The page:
With a more holistic view of the client’s risk and mitigation strategies, the client now has several E&O/cyber program structures that can be immediately executed.

“Brian has been a huge help in helping to educate our decision makers about the changing complexity of our insurance policy and how we needed to make decisions about increasing coverage,” the client said.

“Brian has saved us money on our cyber liability policy,” said the director, global risk management, at an outdoor apparel manufacturer.

“Last year he was able to secure broader coverage in a year that we had filed a claim 21 days before the policy renewed. Brian was able to convince the underwriter to maintain the renewal terms they had previously offered.”

A D&O Expert

Chris Rafferty
Managing Director
Aon, Chicago

A new client had a dual board and a complex organizational structure that necessitated a revisit of its management liability insurance.

Chris Rafferty and his team determined specific areas for potential enhancements to the client’s existing D&O policy by providing insight into the probability of a claim, estimates of the largest exposures the client could potentially face, as well as a client peer analysis of programs where a controlling shareholder and a unique program structure were present.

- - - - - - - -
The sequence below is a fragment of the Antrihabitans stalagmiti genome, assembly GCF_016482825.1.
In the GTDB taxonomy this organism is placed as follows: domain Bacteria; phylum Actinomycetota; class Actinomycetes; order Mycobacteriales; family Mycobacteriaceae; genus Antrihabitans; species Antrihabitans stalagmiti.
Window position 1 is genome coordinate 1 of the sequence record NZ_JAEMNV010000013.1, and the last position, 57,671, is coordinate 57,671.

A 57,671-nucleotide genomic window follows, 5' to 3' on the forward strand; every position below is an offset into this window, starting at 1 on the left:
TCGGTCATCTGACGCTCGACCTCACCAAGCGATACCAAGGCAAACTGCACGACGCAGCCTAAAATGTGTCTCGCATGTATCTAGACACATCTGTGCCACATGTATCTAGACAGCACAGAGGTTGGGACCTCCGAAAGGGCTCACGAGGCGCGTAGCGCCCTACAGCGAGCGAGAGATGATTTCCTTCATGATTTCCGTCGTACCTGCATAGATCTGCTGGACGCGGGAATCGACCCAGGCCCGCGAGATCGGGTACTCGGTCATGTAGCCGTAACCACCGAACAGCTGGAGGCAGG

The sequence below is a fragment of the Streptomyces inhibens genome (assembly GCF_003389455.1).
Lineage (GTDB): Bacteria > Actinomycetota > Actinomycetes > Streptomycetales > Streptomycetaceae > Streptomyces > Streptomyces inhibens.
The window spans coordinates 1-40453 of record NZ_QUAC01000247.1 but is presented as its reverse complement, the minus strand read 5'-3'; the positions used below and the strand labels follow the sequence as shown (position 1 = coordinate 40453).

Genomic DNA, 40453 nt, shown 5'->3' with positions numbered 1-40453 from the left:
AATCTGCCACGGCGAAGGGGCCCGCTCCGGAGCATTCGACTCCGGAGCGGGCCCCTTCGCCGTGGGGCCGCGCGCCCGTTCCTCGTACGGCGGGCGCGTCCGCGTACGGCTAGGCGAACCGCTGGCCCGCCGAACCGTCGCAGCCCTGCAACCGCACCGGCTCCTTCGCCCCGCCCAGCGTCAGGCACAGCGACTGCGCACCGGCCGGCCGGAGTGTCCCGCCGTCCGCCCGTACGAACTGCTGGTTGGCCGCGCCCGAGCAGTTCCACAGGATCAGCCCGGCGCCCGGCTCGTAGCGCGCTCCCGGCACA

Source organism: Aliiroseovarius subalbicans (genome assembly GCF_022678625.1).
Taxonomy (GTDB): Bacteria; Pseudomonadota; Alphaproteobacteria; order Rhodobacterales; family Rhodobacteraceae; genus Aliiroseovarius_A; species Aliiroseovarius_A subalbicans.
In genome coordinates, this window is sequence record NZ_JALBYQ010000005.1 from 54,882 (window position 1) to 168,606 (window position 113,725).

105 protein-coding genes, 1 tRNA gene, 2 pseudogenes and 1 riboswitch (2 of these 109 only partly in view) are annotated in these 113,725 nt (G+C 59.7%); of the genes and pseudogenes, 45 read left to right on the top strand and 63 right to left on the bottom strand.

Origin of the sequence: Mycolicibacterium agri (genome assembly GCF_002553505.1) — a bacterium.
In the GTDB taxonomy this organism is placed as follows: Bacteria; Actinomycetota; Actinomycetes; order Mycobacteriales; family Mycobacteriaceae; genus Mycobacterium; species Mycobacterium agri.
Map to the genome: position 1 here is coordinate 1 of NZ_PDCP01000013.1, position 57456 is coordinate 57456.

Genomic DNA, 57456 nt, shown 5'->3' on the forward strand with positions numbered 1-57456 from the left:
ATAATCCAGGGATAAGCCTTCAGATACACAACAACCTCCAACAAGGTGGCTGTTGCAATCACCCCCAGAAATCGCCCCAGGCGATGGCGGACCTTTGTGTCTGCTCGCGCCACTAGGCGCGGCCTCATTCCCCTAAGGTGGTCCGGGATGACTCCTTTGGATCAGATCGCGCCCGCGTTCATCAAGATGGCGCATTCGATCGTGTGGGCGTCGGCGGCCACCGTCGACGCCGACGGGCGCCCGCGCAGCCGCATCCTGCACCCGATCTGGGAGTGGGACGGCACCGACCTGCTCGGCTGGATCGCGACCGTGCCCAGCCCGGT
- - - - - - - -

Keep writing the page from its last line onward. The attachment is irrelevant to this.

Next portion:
Ultimately, Rafferty and his team were able to build two D&O programs to address the dual-board structure, negotiating the necessary language to ensure coordination across the two towers at a price that was less than the expiring program.


“Chris Rafferty is a very professional individual who I believe continues to gain in knowledge in the area where he’s an expert,” said the risk manager at a manufacturer of nitrogen products. “That up-to-date knowledge in the marketplace benefits clients.”

“Chris Rafferty is fantastic,” said the risk manager at a company that provides advanced engineering and manufacturing solutions. “On a personal level he has a superb personality, and on a professional level, nobody knows D&O better than he does.”

“Chris Rafferty is very knowledgeable about the programs he manages for us,” said the risk manager at an aviation manufacturer. “He is very action-oriented and responsive and has a balanced relationship with the insurers and his insured.”

Leader in Reducing Rates

Galo Santana
Commercial Insurance Broker
Aon, Morristown, N.J.

Galo Santana had concerns about the frequency and severity of losses within a client’s workers’ compensation program. The client’s auto insurance policy reflected loss activity as well.

The major renewal challenges were the client’s operations and adverse loss history; it was emerging as a loss-leader for carriers. Workers’ comp and auto insurers sought rate increases.